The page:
A short history of the Star Spangled Banner and British slaves

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On September 14, 1814, Francis Scott Key penned the Star-Spangled Banner which is set to the British tune, “To Anacreon in Heaven.”  In 1931, President Herbert Hoover officially designated the poem as our national anthem.

The story behind it perfectly represents the American spirit which is why so many on the Left want it gone.

The poem was written about the British attack on Baltimore during the War of 1812, a war – if lost  – that would have left us back under the control of the British monarchy.

Key was sent to negotiate a prisoner release aboard the British flagship HMS Tonnant. As he negotiated with British Vice Admiral Alexander Cochrane, he overheard the plans for the attack. As a result, the British held him captive until after the assault on Fort McHenry.

The attack ended on the morning of September 14, 1814.

As the British bombed Fort McHenry, Key watched helplessly, but as the sun rose, key saw the American flag still flying over the fort. In fact, the Americans replaced the smaller flag with a much larger one.

Old Glory flew with its fifteen stars and fifteen stripes.

Key was moved to put his poem to paper, which he first named “Defence of Fort M’Henry.”  It was later called “The Star-Spangled Banner” and was immensely popular in the new republic. It was played at Independence Day celebrations and in 1916, Woodrow Wilson ordered it played by the military.

In 1930, the Veterans of Foreign Wars started a petition to recognize it as our national anthem.  The next year, it was our anthem.

In 1956, Congress embraced the fourth verse of Key’s poem and adopted “In God We Trust” as our national motto.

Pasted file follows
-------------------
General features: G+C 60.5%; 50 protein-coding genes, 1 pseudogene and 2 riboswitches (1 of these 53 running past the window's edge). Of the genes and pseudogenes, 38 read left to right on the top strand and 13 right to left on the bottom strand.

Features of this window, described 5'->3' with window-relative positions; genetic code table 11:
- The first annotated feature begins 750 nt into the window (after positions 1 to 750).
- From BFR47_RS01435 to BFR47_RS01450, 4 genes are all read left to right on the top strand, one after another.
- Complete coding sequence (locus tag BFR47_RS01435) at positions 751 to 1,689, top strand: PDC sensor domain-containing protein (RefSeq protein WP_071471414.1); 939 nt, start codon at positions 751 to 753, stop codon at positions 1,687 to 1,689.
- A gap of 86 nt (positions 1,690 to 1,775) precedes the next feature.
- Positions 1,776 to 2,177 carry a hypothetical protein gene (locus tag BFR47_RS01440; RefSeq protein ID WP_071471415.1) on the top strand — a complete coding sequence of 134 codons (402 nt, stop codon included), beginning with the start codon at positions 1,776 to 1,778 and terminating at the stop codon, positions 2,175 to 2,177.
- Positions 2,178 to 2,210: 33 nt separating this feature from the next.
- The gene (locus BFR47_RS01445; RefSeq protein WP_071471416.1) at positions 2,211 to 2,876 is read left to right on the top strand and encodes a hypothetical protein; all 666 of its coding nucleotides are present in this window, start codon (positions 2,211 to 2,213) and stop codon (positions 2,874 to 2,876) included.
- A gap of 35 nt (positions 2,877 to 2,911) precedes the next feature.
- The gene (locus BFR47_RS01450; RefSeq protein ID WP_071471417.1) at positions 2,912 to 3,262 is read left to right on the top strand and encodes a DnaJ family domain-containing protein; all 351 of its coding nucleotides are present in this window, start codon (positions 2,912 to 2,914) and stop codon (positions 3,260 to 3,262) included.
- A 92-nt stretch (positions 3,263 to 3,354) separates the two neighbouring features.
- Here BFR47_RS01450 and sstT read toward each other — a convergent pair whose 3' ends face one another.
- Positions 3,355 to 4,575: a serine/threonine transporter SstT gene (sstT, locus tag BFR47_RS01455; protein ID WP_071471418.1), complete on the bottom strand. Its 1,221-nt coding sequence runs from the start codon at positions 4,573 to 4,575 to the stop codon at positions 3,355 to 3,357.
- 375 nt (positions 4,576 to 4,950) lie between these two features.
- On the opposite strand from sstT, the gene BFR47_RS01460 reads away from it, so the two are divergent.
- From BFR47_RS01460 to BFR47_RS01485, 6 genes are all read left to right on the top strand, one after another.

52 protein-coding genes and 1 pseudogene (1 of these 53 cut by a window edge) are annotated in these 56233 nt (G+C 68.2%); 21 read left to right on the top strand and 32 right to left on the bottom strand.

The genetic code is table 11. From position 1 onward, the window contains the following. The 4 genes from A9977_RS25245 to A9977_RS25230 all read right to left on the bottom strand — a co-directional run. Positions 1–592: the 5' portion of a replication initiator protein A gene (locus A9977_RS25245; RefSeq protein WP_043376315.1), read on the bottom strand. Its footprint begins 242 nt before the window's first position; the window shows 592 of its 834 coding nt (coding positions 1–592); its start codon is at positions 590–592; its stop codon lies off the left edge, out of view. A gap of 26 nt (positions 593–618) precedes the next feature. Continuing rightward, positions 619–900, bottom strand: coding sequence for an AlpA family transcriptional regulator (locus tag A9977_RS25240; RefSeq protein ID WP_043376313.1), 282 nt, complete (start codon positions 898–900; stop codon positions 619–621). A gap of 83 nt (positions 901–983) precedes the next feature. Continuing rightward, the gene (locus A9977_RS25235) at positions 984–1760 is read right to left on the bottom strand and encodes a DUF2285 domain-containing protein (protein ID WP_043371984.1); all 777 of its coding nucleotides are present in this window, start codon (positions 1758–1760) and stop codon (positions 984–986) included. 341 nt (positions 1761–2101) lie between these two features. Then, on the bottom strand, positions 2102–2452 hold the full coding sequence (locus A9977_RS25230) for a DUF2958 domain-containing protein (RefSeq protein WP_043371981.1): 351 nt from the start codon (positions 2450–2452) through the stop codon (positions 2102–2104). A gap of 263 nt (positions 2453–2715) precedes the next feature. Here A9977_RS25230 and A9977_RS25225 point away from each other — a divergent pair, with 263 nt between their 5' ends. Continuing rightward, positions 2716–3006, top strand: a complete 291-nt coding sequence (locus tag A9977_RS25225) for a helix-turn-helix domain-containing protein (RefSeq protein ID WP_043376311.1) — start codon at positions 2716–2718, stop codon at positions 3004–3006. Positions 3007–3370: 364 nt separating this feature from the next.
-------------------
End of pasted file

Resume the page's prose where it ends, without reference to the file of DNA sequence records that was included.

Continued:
The third stanza the Left is trying to say is racist had nothing to do with American slaves.

The lines the Left has problems with reads, “No refuge could save the hireling and slave / From the terror of flight, or the gloom of the grave / And the star-spangled banner in triumph doth wave, / O’er the land of the free and the home of the brave.

The line refers to the men impressed into service on British ships. The American navy was proudly comprised of volunteers while the British had to pay or enslave their sailors. This slavery had nothing to do with race.

Check out the third and fourth stanzas. It’s a beautiful song:

O say can you see, by the dawn’s early light,
What so proudly we hail’d at the twilight’s last gleaming, Whose broad stripes and bright stars through the perilous fight O’er the ramparts we watch’d were so gallantly streaming? And the rocket’s red glare, the bomb bursting in air,
Gave proof through the night that our flag was still there,
O say does that star-spangled banner yet wave
O’er the land of the free and the home of the brave?

On the shore dimly seen through the mists of the deep Where the foe’s haughty host in dread silence reposes, What is that which the breeze, o’er the towering steep, As it fitfully blows, half conceals, half discloses? Now it catches the gleam of the morning’s first beam, In full glory reflected now shines in the stream,

‘Tis the star-spangled banner – O long may it wave O’er the land of the free and the home of the brave!

And where is that band who so vauntingly swore,
That the havoc of war and the battle’s confusion
A home and a Country should leave us no more?
Their blood has wash’d out their foul footstep’s pollution. No refuge could save the hireling and slave

From the terror of flight or the gloom of the grave, And the star-spangled banner in triumph doth wave O’er the land of the free and the home of the brave.

O thus be it ever when freemen shall stand
Between their lov’d home and the war’s desolation!
Blest with vict’ry and peace may the heav’n rescued land Praise the power that hath made and preserv’d us a nation! Then conquer we must, when our cause it is just,
And this be our motto – “In God is our trust,”
And the star-spangled banner in triumph shall wave
O’er the land of the free and the home of the brave.

Have a wonderful INDEPENDENCE DAY!


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